This is another must-have reference book for any thoughtful Christian. Both Christian philosophers, they give in this book the philosophical foundations that are necessary in developing a robust Christian worldview. They begin by commending philosophy as it can help to clarify our thinking – as such their first chapter is on logic and argumentation, going as far as helping the reader to identify fallacies of reasoning. The rest of the book looks at various areas of philosophy from a Christian worldview: epistemology as the area that looks at knowledge; metaphysics as the area that looks at the concept of being or reality; Philosophy of Science; Ethics and Philosophy of Religion. This an intermediate-advanced level for those willing to take up a challenge 🙂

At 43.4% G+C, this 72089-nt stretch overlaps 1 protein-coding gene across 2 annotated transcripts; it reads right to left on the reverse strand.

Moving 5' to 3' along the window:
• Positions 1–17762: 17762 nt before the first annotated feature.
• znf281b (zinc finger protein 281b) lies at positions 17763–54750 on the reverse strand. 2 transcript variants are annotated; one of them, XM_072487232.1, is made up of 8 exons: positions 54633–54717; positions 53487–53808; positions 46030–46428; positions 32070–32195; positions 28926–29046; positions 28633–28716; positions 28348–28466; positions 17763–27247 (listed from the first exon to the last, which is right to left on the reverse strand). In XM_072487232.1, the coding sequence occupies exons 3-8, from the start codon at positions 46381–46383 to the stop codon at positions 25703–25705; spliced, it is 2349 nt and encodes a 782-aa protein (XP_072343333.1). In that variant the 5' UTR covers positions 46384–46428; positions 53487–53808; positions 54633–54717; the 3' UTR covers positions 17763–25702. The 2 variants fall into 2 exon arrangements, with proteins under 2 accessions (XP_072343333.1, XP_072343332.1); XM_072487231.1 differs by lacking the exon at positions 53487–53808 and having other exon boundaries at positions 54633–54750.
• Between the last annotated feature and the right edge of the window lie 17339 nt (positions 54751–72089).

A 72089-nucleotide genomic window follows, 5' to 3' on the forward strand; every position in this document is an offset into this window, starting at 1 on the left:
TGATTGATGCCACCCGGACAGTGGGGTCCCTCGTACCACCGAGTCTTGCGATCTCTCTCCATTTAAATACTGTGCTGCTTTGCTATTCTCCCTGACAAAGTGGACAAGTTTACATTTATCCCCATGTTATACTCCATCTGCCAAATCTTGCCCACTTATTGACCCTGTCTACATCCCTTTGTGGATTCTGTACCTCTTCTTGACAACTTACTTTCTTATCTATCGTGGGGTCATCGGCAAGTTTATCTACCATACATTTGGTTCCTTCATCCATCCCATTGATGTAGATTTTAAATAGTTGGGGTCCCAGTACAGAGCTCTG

1. The Universe Next Door: A Worldview Catalogue
By James W. Sire
This is the book that introduced me to worldview thinking. Worldviews are the set of assumptions about what makes up reality that people usually have. In a way, no one comes to any issue or person from a neutral perspective. In this readable book, James Sire, an editor of the popular Christian publisher InterVarsity Press, gives a “catalog” of the major worldviews from a Christian perspective. When such terms as humanism, nihilism, postmodernism, naturalism are thrown around as jargon, Sire gives an easy to understand survey of these terms, how they are present in our everyday culture and how a Christian should respond to them.